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Friday Flashback: The Funeral Game

As illustrated by the colorful colloquialisms of Bama’s S&C coach Scott Cochran, Georgia’s coming out party became an exercise in bereavement at the hands of a resurgent, hungry Alabama squad

Alabama Crimson Tide v Georgia Bulldogs
Glen Coffee gets loose against the Bulldog defense.
Photo by Doug Benc/Getty Images

On September 27, at Sanford Stadium between the storied hedges, Nick Saban’s second team at Alabama made a profound, yet simple, statement. The statement: Alabama is back, and they won’t be leaving again for quite some time.

Though the Tide had drubbed its previous four opponents in 2008 heading into the showdown with SEC East powerhouse and third-ranked Georgia, there was still some question in the minds of football’s elite regarding whether Saban’s project in Tuscaloosa was that far ahead of schedule. Even the most conservative football pundits knew that Saban’s rebuilding of the legendary Alabama football program would only take a matter of time. But in only his second year, Saban had the Tide undefeated, and they had opened the season with a resonating salvo over ACC powerhouse Clemson.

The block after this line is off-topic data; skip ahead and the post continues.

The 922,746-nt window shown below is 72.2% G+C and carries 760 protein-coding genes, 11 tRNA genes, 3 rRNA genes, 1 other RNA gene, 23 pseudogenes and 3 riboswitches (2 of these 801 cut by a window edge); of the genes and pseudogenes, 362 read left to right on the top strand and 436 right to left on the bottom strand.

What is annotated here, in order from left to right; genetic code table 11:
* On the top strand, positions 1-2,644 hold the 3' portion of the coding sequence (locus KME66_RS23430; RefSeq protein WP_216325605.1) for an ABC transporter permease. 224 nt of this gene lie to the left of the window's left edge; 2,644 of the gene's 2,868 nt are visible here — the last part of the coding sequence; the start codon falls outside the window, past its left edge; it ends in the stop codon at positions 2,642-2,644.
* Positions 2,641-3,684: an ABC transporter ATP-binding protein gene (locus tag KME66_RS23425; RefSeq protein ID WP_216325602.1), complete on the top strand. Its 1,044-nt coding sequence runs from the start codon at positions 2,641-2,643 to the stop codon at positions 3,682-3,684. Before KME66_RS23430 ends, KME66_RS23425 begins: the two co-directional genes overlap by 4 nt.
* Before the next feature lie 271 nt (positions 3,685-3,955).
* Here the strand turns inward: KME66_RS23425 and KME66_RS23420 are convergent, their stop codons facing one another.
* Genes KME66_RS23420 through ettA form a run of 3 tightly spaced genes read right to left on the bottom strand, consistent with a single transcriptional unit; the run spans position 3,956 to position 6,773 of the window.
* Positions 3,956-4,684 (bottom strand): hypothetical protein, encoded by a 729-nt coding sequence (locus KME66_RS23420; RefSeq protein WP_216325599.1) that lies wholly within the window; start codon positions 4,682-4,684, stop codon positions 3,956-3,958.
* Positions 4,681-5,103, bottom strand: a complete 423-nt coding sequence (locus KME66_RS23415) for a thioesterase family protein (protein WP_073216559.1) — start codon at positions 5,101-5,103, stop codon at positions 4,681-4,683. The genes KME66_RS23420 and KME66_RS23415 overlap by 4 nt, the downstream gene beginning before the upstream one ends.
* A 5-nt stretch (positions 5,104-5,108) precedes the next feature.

That said, there was still the thought that Clemson was a mere ACC team at a time when the conference was still considered a basketball league. Georgia, however, was an SEC monster incarnate (at least in terms of roster talent). With future first-rounder and NFL starter Matthew Stafford under center, future Denver Bronco Knowshon Moreno at running back, future first-rounder A.J. Green at receiver, and a defense that had held opposing rushing attacks to a mere 45 yards per game, the Bulldogs presented quite a different sort of challenge to the up-and-coming Crimson Tide.

Alabama was no slouch, to be sure. But starting quarterback John Parker Wilson was more whipping boy than NFL prospect, with 30 career starts but a questionable record of 17-13. The Tide had gone 7-6 in the previous campaign, and had dropped four of its last five games in the previous season. Despite marked progress from the Shula era on many fronts, there were still question marks about the Tide as it began its climb back to relevancy in ‘08.